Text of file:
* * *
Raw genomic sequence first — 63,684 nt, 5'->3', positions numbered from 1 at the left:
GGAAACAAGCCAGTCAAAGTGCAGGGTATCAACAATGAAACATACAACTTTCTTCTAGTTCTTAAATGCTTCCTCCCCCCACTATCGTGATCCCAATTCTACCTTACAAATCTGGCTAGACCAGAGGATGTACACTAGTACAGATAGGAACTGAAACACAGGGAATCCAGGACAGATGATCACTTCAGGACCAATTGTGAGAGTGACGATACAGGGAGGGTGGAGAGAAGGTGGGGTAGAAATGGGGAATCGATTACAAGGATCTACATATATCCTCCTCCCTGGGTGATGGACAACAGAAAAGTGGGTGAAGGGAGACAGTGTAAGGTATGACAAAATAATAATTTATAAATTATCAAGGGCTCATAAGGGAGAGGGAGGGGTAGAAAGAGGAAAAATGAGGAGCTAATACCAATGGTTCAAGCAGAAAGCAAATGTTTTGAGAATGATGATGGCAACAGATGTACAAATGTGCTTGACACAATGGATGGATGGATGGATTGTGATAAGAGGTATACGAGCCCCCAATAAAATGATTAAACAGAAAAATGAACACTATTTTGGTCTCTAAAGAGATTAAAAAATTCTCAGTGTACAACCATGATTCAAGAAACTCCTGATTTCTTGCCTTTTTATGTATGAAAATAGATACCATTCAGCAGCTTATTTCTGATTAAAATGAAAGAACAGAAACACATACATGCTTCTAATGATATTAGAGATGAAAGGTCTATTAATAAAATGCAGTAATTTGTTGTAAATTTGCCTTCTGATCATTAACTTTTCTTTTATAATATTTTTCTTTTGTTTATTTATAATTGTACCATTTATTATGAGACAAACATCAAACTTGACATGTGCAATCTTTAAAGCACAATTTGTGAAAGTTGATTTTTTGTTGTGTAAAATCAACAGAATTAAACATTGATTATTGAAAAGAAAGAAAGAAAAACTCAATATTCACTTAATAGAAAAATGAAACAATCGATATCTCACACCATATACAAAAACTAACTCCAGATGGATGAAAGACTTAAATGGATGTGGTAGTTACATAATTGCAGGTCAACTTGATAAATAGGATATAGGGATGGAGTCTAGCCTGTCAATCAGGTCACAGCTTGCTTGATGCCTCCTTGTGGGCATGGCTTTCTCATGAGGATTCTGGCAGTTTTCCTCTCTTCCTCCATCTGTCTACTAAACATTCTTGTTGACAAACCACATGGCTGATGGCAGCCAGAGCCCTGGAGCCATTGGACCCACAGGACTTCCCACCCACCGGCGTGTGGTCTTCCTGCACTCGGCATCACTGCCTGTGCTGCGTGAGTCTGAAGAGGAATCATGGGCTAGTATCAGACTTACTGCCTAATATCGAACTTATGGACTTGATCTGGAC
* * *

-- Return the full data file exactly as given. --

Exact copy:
Raw genomic sequence first — 63,684 nt, 5'->3', positions numbered from 1 at the left:
GGAAACAAGCCAGTCAAAGTGCAGGGTATCAACAATGAAACATACAACTTTCTTCTAGTTCTTAAATGCTTCCTCCCCCCACTATCGTGATCCCAATTCTACCTTACAAATCTGGCTAGACCAGAGGATGTACACTAGTACAGATAGGAACTGAAACACAGGGAATCCAGGACAGATGATCACTTCAGGACCAATTGTGAGAGTGACGATACAGGGAGGGTGGAGAGAAGGTGGGGTAGAAATGGGGAATCGATTACAAGGATCTACATATATCCTCCTCCCTGGGTGATGGACAACAGAAAAGTGGGTGAAGGGAGACAGTGTAAGGTATGACAAAATAATAATTTATAAATTATCAAGGGCTCATAAGGGAGAGGGAGGGGTAGAAAGAGGAAAAATGAGGAGCTAATACCAATGGTTCAAGCAGAAAGCAAATGTTTTGAGAATGATGATGGCAACAGATGTACAAATGTGCTTGACACAATGGATGGATGGATGGATTGTGATAAGAGGTATACGAGCCCCCAATAAAATGATTAAACAGAAAAATGAACACTATTTTGGTCTCTAAAGAGATTAAAAAATTCTCAGTGTACAACCATGATTCAAGAAACTCCTGATTTCTTGCCTTTTTATGTATGAAAATAGATACCATTCAGCAGCTTATTTCTGATTAAAATGAAAGAACAGAAACACATACATGCTTCTAATGATATTAGAGATGAAAGGTCTATTAATAAAATGCAGTAATTTGTTGTAAATTTGCCTTCTGATCATTAACTTTTCTTTTATAATATTTTTCTTTTGTTTATTTATAATTGTACCATTTATTATGAGACAAACATCAAACTTGACATGTGCAATCTTTAAAGCACAATTTGTGAAAGTTGATTTTTTGTTGTGTAAAATCAACAGAATTAAACATTGATTATTGAAAAGAAAGAAAGAAAAACTCAATATTCACTTAATAGAAAAATGAAACAATCGATATCTCACACCATATACAAAAACTAACTCCAGATGGATGAAAGACTTAAATGGATGTGGTAGTTACATAATTGCAGGTCAACTTGATAAATAGGATATAGGGATGGAGTCTAGCCTGTCAATCAGGTCACAGCTTGCTTGATGCCTCCTTGTGGGCATGGCTTTCTCATGAGGATTCTGGCAGTTTTCCTCTCTTCCTCCATCTGTCTACTAAACATTCTTGTTGACAAACCACATGGCTGATGGCAGCCAGAGCCCTGGAGCCATTGGACCCACAGGACTTCCCACCCACCGGCGTGTGGTCTTCCTGCACTCGGCATCACTGCCTGTGCTGCGTGAGTCTGAAGAGGAATCATGGGCTAGTATCAGACTTACTGCCTAATATCGAACTTATGGACTTGATCTGGAC